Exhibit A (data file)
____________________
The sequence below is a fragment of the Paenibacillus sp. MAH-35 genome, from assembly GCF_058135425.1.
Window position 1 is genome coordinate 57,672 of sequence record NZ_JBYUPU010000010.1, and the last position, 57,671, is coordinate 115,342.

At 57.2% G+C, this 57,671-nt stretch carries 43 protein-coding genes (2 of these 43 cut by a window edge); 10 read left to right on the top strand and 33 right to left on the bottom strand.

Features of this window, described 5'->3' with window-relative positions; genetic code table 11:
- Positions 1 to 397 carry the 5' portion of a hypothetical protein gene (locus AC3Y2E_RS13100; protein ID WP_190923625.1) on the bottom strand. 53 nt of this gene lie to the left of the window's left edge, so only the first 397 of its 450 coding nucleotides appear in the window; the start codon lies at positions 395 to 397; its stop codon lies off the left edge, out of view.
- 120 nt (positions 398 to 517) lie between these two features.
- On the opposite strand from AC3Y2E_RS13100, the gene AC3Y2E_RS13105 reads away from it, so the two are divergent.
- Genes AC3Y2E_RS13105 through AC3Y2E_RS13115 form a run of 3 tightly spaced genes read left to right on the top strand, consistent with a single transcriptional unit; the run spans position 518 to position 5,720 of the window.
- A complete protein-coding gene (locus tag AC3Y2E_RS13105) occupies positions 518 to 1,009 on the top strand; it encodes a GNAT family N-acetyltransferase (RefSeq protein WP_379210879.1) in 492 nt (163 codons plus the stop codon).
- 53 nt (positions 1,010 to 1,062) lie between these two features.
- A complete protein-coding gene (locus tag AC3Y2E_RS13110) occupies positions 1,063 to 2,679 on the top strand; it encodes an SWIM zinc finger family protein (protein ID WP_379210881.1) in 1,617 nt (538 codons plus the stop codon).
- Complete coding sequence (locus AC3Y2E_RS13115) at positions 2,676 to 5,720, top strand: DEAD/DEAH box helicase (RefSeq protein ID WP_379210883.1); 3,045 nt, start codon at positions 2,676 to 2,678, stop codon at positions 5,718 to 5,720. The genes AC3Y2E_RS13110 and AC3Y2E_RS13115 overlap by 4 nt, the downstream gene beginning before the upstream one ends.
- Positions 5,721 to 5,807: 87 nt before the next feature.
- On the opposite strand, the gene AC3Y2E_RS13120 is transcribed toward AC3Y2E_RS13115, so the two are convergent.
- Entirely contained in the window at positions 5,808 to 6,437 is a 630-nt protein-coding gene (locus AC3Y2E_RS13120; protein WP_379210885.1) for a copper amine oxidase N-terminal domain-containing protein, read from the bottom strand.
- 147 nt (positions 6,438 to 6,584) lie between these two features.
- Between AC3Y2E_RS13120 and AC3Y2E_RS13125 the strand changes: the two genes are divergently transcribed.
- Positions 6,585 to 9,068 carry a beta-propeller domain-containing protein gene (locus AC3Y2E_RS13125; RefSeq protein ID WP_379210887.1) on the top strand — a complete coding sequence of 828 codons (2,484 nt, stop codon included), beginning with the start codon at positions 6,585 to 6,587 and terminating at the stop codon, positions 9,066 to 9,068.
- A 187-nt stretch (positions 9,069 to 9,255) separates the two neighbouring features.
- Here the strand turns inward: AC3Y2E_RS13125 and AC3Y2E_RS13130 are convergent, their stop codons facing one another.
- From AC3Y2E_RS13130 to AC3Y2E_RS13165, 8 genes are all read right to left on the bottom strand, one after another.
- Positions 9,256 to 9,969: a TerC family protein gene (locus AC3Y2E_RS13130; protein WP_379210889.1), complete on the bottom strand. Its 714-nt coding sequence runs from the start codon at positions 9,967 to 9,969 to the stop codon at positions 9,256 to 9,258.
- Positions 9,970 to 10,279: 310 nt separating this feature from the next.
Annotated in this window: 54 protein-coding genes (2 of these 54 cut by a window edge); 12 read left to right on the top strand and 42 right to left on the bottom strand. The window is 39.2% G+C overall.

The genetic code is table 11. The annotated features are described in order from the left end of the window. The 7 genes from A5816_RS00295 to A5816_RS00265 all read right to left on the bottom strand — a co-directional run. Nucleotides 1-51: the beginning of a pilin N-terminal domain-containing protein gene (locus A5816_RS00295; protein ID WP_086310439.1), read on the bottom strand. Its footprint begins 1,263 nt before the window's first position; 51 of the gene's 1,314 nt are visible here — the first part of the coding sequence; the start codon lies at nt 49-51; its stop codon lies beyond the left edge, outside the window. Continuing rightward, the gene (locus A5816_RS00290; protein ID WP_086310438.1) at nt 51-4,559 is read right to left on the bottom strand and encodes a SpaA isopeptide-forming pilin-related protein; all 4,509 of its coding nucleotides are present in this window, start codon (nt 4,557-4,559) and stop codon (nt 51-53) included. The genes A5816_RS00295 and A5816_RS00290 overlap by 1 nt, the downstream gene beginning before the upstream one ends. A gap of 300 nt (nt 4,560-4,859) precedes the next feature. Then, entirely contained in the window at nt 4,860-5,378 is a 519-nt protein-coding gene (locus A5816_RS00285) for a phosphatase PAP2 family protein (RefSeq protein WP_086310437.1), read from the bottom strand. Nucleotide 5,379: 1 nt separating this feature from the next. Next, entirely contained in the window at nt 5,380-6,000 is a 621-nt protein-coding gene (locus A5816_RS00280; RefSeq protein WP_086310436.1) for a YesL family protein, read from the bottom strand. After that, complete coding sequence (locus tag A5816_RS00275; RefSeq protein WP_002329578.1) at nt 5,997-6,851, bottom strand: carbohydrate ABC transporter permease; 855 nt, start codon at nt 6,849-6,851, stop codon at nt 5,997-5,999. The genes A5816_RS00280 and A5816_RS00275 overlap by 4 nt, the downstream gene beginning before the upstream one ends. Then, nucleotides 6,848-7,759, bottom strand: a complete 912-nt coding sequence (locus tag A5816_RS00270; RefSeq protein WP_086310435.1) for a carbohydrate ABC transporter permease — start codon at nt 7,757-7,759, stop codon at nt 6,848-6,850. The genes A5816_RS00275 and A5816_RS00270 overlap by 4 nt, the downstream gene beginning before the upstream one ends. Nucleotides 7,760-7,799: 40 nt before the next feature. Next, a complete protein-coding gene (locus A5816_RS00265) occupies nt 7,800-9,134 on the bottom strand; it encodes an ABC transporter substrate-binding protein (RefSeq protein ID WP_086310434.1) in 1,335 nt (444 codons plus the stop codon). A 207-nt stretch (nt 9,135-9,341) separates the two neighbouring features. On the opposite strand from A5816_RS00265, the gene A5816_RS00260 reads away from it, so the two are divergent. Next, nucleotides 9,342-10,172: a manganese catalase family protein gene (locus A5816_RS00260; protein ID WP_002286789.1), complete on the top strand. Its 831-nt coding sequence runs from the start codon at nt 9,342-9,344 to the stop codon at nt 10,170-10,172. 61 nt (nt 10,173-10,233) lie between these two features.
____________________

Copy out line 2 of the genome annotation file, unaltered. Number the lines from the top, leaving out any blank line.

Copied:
Window position 1 is genome coordinate 57,672 of sequence record NZ_JBYUPU010000010.1, and the last position, 57,671, is coordinate 115,342.